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United States of America v. Larry Reddick


December 17, 2010


The opinion of the court was delivered by: Joel Schneider United States Magistrate Judge

[Doc. No. 40]


This matter is before the Court on defendant's "Motion to Vacate Complex Case Designation." Defendant's motion asks the court to vacate its May 4 and 6, 2010 Orders and not to exclude from Speedy Trial Act computations the time subsequent to these Orders. The Court received the government's opposition and recently held oral argument. For the reasons to be discussed, defendant's motion is DENIED.


On January 8, 2009, a criminal complaint was issued charging defendant with knowingly and willfully using and carrying a firearm (9mm handgun), during and in relation to a conspiracy to distribute and possess crack cocaine. The complaint alleges that during the course of the offense defendant shot and murdered Brian Parker with malice aforethought. After the complaint was issued defendant was arrested and his initial appearance was held on January 12, 2009.

At his initial appearance, Michael E. Riley, Esquire was appointed as defendant's counsel and defendant was temporarily detained pending his bail hearing. Defendant consented to detention on January 16, 2009. On January 29, 2009, the Court appointed Jean D. Barrett, Esquire, as defendant's co-counsel pursuant to 18 U.S.C. §3005 as she is "learned in the law applicable to capital cases." Defendant was advised at his initial appearance that he faced the possibility of a death sentence but that the decision had not yet been made whether to seek the death penalty. See January 12, 2009 Transcript ("Tr.") at 7:13-19.

With the joint consent of the parties, five continuances were entered excluding the time under the Speedy Trial Act pursuant to 18 U.S.C. §3161(h)(7)(A).*fn1 Other continuances have been imposed pursuant to statutory requirements. A summary of all continuances is as follows:*fn2

Docket Date Order Entered Excluded Dates Authority No. 11 January 16, 2009 January 16 to Ends of Justice April 17, 2009 18 U.S.C. §3161(h)(8)(A) 15 April 8, 2009 April 8 to June Ends of Justice 17, 2009 18 U.S.C. §3161(h)(8)(A)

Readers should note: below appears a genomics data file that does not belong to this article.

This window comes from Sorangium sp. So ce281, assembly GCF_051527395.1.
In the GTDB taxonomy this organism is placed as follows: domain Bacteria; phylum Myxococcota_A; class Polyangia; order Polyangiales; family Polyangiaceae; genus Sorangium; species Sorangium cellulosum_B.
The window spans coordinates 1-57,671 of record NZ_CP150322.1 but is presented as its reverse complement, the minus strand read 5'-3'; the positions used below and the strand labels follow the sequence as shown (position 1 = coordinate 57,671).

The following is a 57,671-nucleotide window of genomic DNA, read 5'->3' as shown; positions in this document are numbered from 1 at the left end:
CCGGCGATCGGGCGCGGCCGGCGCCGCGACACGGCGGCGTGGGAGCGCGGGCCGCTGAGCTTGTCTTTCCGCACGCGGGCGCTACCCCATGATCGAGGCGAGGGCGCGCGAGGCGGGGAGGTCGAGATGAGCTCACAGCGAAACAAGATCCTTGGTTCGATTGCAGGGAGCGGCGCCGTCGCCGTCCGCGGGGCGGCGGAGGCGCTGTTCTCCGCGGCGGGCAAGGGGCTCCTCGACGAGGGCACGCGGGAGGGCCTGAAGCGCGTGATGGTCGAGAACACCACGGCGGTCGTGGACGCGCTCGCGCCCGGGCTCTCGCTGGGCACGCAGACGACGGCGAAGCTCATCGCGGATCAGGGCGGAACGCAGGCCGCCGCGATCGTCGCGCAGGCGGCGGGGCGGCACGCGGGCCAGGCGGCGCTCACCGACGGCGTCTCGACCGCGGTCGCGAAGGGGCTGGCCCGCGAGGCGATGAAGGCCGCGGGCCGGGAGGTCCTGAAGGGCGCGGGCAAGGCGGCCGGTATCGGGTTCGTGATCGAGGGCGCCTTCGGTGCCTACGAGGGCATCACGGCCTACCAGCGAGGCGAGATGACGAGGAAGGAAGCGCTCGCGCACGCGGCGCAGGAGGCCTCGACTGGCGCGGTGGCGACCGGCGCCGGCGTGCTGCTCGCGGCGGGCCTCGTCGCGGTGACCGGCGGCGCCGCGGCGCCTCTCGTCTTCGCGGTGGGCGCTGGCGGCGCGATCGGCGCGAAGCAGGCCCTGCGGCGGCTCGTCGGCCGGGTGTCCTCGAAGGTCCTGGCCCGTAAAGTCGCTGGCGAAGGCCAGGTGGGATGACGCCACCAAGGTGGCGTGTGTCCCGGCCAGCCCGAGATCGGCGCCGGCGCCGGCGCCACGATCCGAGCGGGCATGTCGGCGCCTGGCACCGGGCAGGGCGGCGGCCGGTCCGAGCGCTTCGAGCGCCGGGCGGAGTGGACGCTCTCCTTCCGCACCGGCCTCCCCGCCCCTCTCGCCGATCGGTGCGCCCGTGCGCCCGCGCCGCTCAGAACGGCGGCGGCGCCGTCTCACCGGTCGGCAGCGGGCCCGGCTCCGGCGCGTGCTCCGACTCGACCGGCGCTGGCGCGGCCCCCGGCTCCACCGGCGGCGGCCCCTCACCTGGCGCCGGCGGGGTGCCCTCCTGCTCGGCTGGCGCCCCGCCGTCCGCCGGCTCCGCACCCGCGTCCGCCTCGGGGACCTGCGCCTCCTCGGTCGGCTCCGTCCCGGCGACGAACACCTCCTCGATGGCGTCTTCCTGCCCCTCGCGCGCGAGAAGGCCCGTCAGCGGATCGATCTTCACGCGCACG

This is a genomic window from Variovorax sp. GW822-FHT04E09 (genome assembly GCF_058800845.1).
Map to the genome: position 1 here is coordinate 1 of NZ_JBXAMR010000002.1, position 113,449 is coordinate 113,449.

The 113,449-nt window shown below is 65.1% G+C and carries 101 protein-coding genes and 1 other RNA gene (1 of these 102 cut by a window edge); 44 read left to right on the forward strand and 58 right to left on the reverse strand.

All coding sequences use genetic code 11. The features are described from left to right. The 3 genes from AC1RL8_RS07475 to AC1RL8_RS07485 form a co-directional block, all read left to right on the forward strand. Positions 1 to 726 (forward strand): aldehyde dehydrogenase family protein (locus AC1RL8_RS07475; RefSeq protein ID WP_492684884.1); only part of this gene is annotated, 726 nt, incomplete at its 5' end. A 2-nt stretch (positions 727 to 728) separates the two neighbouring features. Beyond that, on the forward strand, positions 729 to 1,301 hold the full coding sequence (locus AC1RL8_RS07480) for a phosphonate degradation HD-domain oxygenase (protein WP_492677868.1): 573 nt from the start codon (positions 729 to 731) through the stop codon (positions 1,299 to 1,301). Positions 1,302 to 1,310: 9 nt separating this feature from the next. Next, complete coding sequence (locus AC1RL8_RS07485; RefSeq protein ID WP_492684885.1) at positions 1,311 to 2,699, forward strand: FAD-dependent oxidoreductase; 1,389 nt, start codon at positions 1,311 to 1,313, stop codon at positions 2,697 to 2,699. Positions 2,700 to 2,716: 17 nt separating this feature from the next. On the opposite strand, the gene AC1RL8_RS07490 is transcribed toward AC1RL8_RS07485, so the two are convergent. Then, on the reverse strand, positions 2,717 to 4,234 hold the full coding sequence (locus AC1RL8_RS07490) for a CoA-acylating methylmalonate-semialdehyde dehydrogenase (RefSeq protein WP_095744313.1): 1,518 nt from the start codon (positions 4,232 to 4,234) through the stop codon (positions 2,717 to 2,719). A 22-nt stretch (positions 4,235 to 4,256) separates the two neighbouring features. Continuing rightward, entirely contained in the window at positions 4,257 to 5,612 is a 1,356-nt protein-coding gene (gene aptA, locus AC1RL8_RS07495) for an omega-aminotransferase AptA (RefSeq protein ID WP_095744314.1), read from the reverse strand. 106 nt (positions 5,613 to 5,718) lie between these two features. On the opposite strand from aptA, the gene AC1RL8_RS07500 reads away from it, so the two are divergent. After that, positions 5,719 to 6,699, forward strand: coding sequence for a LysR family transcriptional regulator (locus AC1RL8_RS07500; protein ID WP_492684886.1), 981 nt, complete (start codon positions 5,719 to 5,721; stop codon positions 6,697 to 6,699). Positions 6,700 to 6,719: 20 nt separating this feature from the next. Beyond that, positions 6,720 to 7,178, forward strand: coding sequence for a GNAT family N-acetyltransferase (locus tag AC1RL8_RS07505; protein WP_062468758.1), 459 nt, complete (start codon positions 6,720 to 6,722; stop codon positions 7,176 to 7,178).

Docket Date Order Entered Excluded Dates Authority No. 17 June 16, 2009 June 16 to Ends of Justice September 17, 2009 18 U.S.C. §3161(h)(7)(A) 18 August 7 to Outstanding September 16, 2009 Motion-18 U.S.C. §3161(h)(1)(D) 20 September 16, 2009 September 16 to Ends of Justice December 18, 2009 18 U.S.C. §3161(h)(7)(A) 21 December 24, 2009 Outstanding to February 5, Motion-18 U.S.C. 2010 §3161(h)(1)(D) 24 February 5, 2010 February 5 to Ends of Justice March 9, 2010 18 U.S.C. §3161(h)(7)(A) 25 March 19 to May 4, Outstanding 2010 Motion-18 U.S.C. §3161(h)(1)(D) 28/29 May 4, 2010 May 6, 2010 to Complex Case- (amended May 6, present 18 U.S.C. 2010) §3161(h)(7)(A) and (B)(ii)

On May 4, 2010, the Court granted the "Motion of the United States for Designation as a Complex Case and Continuance Pursuant to the Speedy Trial Act, 18 U.S.C. §3161(h)(8)(B)(ii)."*fn3 The Order was entered after Mr. Riley wrote the Court on April 5, 2010 [Doc. No. 27] that he "had no objection to the government's motion declaring the Reddick matter be a complex case."

On or about August 25, 2010, defendant served his pro se

"Motion to Dismiss the Complaint." The Court held an in-person status conference on October 7, 2010 and granted defendant's request for new counsel. The Court also advised new counsel to re-file defendant's motion if defendant intended to pursue the requested relief. An Order appointing defendant's present counsel, Rocco C. Cipparone, Jr., was entered on October 12, 2010. Ms. Barrett's status as learned counsel has not changed since she was appointed on January 29, 2009.

Defendant's present motion does not object to any of the continuances or Orders in the case except for the May 4, 2010 Order. Defendant first argues that his prior counsel, Mr. Riley, did not have his consent to represent that he did not object to the designation of this matter as a complex case. Defendant contends that this invalidates the complex case Order. Second, defendant argues this is not a complex case. Third, defendant argues the alleged "open-ended" continuance in the May 4, 2010 Order was unreasonable. Although defendant is not moving at this time to dismiss the complaint, he argues that all time stemming from the complex case Order should not be excluded from the requirements of the Speedy Trial Act. The government argues defendant's consent to the complex case Order was not required, that this is a complex case and that the May 4, 2010 Order is not unreasonable.